Scientists witnessed an extraordinary event for the first time in history when NASA’s Solar Dynamics Observatory stationed in outer space captured a “sun-grazing comet” descending into its demise by melting under the solar heat while grazing the star, reported MSNBC. The high definition imagers of the spacecraft spotted the disintegration that spanned a 15 minute period on 6th July, 2011 which according to SDO officials, has never been observed before.
This marked the first time a comet has been observed in real time as it disappeared though comets have been spotted near the sun before. “Given the intense heat and radiation, the comet simply evaporated away completely,” said the SDO official. In addition to SDO, another NASA-ESA spacecraft called the Solar and Heliospheric Observatory too captured the comet’s demise and recorded the video of the event. SOHO Scientist Bernhard Fleck said, “This is one of the brightest sun-grazers SOHO has recorded, similar to the Christmas comet of 1996.”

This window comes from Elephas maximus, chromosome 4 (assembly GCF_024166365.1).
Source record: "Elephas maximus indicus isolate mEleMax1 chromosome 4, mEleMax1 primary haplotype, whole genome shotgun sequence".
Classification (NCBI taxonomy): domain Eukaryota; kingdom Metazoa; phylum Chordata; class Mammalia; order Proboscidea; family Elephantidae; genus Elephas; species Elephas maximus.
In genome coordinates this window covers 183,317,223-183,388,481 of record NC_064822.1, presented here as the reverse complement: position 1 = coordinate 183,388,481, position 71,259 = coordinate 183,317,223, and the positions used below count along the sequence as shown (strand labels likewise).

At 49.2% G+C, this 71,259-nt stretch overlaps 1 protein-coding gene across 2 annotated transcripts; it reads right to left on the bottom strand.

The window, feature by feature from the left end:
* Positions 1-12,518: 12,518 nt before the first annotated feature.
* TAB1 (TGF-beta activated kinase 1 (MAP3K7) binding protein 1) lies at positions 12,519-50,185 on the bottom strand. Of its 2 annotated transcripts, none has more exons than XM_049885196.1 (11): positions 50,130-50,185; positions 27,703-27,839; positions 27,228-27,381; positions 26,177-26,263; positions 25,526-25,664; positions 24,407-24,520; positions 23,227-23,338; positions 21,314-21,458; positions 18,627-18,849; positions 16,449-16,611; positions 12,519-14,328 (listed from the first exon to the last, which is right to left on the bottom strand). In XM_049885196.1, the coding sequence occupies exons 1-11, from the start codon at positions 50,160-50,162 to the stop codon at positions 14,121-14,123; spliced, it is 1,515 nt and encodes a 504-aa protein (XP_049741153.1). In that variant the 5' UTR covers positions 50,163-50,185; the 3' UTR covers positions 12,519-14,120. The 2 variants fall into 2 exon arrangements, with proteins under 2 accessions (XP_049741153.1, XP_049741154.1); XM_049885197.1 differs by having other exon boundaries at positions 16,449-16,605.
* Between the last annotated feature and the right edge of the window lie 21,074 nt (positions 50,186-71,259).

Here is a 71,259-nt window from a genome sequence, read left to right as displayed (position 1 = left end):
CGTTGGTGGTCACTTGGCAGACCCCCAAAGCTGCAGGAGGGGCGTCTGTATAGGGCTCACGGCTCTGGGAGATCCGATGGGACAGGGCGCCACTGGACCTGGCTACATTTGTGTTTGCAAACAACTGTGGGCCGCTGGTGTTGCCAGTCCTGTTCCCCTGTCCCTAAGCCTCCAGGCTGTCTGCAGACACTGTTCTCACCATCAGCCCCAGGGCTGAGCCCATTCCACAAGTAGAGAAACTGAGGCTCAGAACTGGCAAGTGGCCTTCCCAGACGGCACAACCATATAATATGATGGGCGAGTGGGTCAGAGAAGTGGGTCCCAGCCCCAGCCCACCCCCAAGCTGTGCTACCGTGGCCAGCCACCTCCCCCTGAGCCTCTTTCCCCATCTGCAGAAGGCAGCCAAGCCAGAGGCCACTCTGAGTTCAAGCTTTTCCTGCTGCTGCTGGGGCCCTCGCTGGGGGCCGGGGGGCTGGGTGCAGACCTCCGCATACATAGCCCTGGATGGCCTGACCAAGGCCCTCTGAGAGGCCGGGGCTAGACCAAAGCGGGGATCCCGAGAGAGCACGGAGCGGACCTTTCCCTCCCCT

Due to the angle of the comet’s orbit, it passed across the first half of the sun and appeared to brighten as it was struck by sun’s hotter particles. Astronomers call these type of comets as sun grazers since their path is extremely close to the sun. They are relatively common and are also known as Kreutz comets, after the 19th century astronomer Heinrich Kreutz who first discovered them. Astronomers believe that these comets initially began as a single, giant comet and then broke apart centuries ago.